Smart Grid: Top Down or Bottom Up?
The term “Smart Grid” is losing meaning. With the stimulus package, highly funded startups, government pilot projects and renewed national energy awareness, the term is used everywhere and used to justify almost everything energy-related.
What is a “Smart Grid?” Or nationally speaking, what is THE “Smart Grid?” What is smart about it? I am not going to survey the smart grid, but rather hope to point to and contrast two fundamental ideas behind the smart grid.
To start, I propose drawing a distinction between two concepts behind the Smart Grid :
(1) information access and transparency
(2) centralized control structures
Behind idea (1), people know more about energy consumption, load, demand, pricing and they know it faster and cheaper.
The idea underlying (2) is a bit more abstract. The concept here is that only a central player has knowledge of the effects of the collective behavior of separate energy consumers and that this central player can make decisions about individual behaviors to make the system more efficient. This is often the illusion of centralized planning and control of complex systems. It usually results in systems that are optimized until they become brittle.
Our experience is pretty consistent that sufficiently complex systems are rarely understood and managed successfully in terms of what engineers think of as (linear) feed back and control. We like to think that free markets are the proven answer to centralized and planned economies and that the history of the last 100 years has proven our side. I think of these systems as “top-down.”
I propose that what we want from our national power grid is a system that is efficient enough and resilient. And that that resilience will come from a bottom-up smart grid. A key attribute of resilient systems is that at various scales of the system, decisions contribute to the survival of the local and global system at the same time.
Notice that we violated this idea with a mortgage system in which mortgage brokers provided mortgages to consumers and sold them to investors on the same day, assuming no risk of default. Not surprisingly, mortgage brokers stopped being concerned with default, putting the entire system in peril.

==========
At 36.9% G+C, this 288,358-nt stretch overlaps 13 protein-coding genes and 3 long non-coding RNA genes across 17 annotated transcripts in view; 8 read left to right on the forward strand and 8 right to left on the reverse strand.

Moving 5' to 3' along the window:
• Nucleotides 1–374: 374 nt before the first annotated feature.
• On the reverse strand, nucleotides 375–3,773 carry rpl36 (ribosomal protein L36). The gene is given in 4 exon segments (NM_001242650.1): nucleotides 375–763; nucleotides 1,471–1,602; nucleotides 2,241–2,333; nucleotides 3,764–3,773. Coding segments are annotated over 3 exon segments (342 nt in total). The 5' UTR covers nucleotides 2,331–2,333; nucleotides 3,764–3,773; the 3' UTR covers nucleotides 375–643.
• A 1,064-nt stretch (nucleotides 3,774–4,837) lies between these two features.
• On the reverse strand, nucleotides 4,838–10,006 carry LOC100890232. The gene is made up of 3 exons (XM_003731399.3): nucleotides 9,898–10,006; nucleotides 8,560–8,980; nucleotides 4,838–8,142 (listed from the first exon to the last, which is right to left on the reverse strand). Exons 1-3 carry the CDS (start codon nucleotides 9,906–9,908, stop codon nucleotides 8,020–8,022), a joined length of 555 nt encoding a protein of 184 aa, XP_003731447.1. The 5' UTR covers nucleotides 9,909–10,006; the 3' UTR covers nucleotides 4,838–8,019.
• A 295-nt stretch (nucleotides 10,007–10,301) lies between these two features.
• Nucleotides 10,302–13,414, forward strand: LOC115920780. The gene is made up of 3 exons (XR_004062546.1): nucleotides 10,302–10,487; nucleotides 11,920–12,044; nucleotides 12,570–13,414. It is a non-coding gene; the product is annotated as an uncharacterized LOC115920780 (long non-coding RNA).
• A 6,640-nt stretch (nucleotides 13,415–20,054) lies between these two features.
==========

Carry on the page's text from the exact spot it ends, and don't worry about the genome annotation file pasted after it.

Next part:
These two ideas regarding information access and central control should be seen as entire Worlds apart. The repeated conflation of the two ideas in the current thinking on energy distribution and consumption is dangerous. It seems clear from a systems engineering perspective that central control ought to be based on adequate information. Adequate information coming in the form of appropriate models of system behavior and relevant access to real-world data. From repeated experience, it is also clear that people and companies will hide information to maintain control and power as defined by success outside the system the information is about (e.g. Enron).
Robust, emergent, adaptive systems, on the other hand, may rely on the similar looking “information access and transparency” structures to the top-down systems, but have none of the centralized, coordinated control structures of the top-down system. Instead, these bottom-up systems rely on essentially local (in both proximity and meaning) decisions, where the resilient structure of the system emerges from the behavior of individual agents.
The “smarts” in the Smart Grid will come from agents acting on readily accessible (cheap, timely, relevant) information (#1 above) and not centralized, top-down control (#2 above). Mixing the two ideas is confusing us, distracting us and slowing us down. A smart grid will emerge as a robust system relying on alignment between local and global objectives of the energy consumers and produces.